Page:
It’s still early spring but the 2007 rosés are beginning to appear on wine store shelves just as quickly as the flowers bloom and, as I was reminded this past weekend, it’s almost never too early in the season to enjoy a first-rate rosé or two.
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It was a cool but sunny afternoon when the phone rang. Neighbors were making lunch and invited us over to share some rotisserie chicken — not the kind you bring home from the supermarket deli department, but the kind you make yourself on your own rotisserie, thanks to their recent purchase of what seemed like the Rolls-Royce of gas grills, a gleaming, brushed-steel beauty complete with rotisserie and separate little burner for boiling and frying.
Now, of course I was going to bring some wine, and I just happened to have a couple of new rosés waiting for the right occasion. My idea, it turned out, was hardly original. The friends had the same thing in mind, with a couple of salmon-colored rosés cooling down in the freezer (yes, it’s OK to put wines in the freezer to chill them quickly, as long as you remember that they’re there).
The first one we tried was nothing short of irresistible — the 2007 Vin Gris of Pinot Noir from Robert Sinskey Vineyards in the Carneros area of California’s Napa Valley (gris refers to a very pale rosé). The bottle had a little sticker with the word “Crush” on it, indicating that it was purchased from the wine store of the same name in New York. I mention this, because, as I would soon discover, the wine has something that approaches cult status. With limited production, retailers talk about their “allocation” of it, and you will have to scrounge around for this one.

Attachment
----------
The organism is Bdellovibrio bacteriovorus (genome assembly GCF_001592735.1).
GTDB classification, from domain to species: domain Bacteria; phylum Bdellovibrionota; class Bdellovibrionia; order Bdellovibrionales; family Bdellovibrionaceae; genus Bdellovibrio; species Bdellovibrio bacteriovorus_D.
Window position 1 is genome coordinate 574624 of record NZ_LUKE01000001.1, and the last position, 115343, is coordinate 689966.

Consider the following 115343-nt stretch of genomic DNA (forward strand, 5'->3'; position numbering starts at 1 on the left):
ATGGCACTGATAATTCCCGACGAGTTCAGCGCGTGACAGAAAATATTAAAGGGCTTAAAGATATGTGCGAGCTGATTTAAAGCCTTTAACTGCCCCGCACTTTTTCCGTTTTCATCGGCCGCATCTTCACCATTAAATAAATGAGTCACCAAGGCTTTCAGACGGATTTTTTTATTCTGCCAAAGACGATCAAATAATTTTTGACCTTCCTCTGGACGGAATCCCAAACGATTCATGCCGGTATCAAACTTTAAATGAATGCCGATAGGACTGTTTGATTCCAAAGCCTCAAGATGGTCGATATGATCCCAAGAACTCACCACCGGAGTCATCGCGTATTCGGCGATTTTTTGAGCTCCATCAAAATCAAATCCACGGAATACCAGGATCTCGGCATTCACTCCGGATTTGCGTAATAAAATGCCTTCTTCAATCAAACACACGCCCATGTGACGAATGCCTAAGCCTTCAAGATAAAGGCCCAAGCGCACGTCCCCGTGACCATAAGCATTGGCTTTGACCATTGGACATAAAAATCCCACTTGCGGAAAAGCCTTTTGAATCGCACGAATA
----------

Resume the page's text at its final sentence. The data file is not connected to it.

But it will be well worth it if you can get your hands on a bottle, even if the price tag does push $30. I was struck immediately by the refreshing zing and delicious fruit of this dry, organically made wine, which showed notes of white peach, apricot, melon and strawberry with a little citrus on the finish. At lunch it was a perfect counterpoint to the roast chicken as well as thin slices of lightly grilled green squash and cherry tomatoes stuffed with mozzarella.
The bottle didn’t last long, and so we opened a second California wine, the 2007 Roseum from Vina Robles in Paso Robles on the Central Coast. This one is a deeper pink color and is made primarily from grenache and syrah. It had raspberry and cherry notes with peppery and floral accents and is a very good value at about $13. It will be released on May 1.
The wines pointed up the fact that not only are rosés excellent aperitif wines, but they tend to match well with a variety of simply prepared foods, including fish and even meats.
In terms of price, the Sinskey wine is the exception. There are many fine rosés in the $10 to $15 range (or even less) from France, Spain, Italy, California and elsewhere, made from just about every red grape variety. In the coming weeks I’ll be tasting more of them and will have a longer list of some that stand out. In the meantime, why not pick up a few bottles of rosé to try with your spring lunch or dinner? Let me know which ones you like.
Edward Deitch is the recipient of the 2007 James Beard Foundation Journalism Award for Best Multimedia Writing. He welcomes comments from readers. Write to him at firstname.lastname@example.org
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